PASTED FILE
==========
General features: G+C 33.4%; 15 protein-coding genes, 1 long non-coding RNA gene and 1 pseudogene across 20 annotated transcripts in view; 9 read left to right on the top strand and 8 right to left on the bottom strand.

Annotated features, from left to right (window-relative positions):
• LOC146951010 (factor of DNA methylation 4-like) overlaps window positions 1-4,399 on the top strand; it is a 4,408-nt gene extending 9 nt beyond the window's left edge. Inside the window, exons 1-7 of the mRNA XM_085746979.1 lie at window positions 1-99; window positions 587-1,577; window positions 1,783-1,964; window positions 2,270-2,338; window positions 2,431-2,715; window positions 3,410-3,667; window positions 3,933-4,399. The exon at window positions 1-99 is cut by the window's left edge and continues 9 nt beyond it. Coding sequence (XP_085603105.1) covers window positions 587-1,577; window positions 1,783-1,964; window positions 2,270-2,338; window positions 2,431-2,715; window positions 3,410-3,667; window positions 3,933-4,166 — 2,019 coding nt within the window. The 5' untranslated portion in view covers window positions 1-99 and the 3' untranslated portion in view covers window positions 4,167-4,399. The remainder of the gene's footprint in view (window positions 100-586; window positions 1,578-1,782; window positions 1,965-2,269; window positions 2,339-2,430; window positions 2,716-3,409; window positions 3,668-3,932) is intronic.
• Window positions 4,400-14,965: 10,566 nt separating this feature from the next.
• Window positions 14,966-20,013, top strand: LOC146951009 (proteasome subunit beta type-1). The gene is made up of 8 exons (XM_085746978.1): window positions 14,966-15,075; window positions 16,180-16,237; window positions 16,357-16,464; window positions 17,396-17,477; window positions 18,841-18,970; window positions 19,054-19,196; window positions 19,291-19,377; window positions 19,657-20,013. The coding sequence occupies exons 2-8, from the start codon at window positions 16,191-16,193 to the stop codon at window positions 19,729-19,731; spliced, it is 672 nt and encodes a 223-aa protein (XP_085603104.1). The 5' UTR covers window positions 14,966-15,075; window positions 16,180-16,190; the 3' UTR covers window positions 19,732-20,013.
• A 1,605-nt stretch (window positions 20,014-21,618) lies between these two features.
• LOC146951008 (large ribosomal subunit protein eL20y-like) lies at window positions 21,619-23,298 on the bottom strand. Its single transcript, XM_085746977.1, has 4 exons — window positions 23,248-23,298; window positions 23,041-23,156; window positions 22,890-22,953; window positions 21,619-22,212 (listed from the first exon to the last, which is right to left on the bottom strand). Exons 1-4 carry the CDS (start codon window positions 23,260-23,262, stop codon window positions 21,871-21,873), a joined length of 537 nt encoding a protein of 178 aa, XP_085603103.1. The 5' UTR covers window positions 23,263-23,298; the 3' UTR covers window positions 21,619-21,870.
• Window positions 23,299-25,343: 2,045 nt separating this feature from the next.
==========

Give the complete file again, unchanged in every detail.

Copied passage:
General features: G+C 33.4%; 15 protein-coding genes, 1 long non-coding RNA gene and 1 pseudogene across 20 annotated transcripts in view; 9 read left to right on the top strand and 8 right to left on the bottom strand.

Annotated features, from left to right (window-relative positions):
• LOC146951010 (factor of DNA methylation 4-like) overlaps window positions 1-4,399 on the top strand; it is a 4,408-nt gene extending 9 nt beyond the window's left edge. Inside the window, exons 1-7 of the mRNA XM_085746979.1 lie at window positions 1-99; window positions 587-1,577; window positions 1,783-1,964; window positions 2,270-2,338; window positions 2,431-2,715; window positions 3,410-3,667; window positions 3,933-4,399. The exon at window positions 1-99 is cut by the window's left edge and continues 9 nt beyond it. Coding sequence (XP_085603105.1) covers window positions 587-1,577; window positions 1,783-1,964; window positions 2,270-2,338; window positions 2,431-2,715; window positions 3,410-3,667; window positions 3,933-4,166 — 2,019 coding nt within the window. The 5' untranslated portion in view covers window positions 1-99 and the 3' untranslated portion in view covers window positions 4,167-4,399. The remainder of the gene's footprint in view (window positions 100-586; window positions 1,578-1,782; window positions 1,965-2,269; window positions 2,339-2,430; window positions 2,716-3,409; window positions 3,668-3,932) is intronic.
• Window positions 4,400-14,965: 10,566 nt separating this feature from the next.
• Window positions 14,966-20,013, top strand: LOC146951009 (proteasome subunit beta type-1). The gene is made up of 8 exons (XM_085746978.1): window positions 14,966-15,075; window positions 16,180-16,237; window positions 16,357-16,464; window positions 17,396-17,477; window positions 18,841-18,970; window positions 19,054-19,196; window positions 19,291-19,377; window positions 19,657-20,013. The coding sequence occupies exons 2-8, from the start codon at window positions 16,191-16,193 to the stop codon at window positions 19,729-19,731; spliced, it is 672 nt and encodes a 223-aa protein (XP_085603104.1). The 5' UTR covers window positions 14,966-15,075; window positions 16,180-16,190; the 3' UTR covers window positions 19,732-20,013.
• A 1,605-nt stretch (window positions 20,014-21,618) lies between these two features.
• LOC146951008 (large ribosomal subunit protein eL20y-like) lies at window positions 21,619-23,298 on the bottom strand. Its single transcript, XM_085746977.1, has 4 exons — window positions 23,248-23,298; window positions 23,041-23,156; window positions 22,890-22,953; window positions 21,619-22,212 (listed from the first exon to the last, which is right to left on the bottom strand). Exons 1-4 carry the CDS (start codon window positions 23,260-23,262, stop codon window positions 21,871-21,873), a joined length of 537 nt encoding a protein of 178 aa, XP_085603103.1. The 5' UTR covers window positions 23,263-23,298; the 3' UTR covers window positions 21,619-21,870.
• Window positions 23,299-25,343: 2,045 nt separating this feature from the next.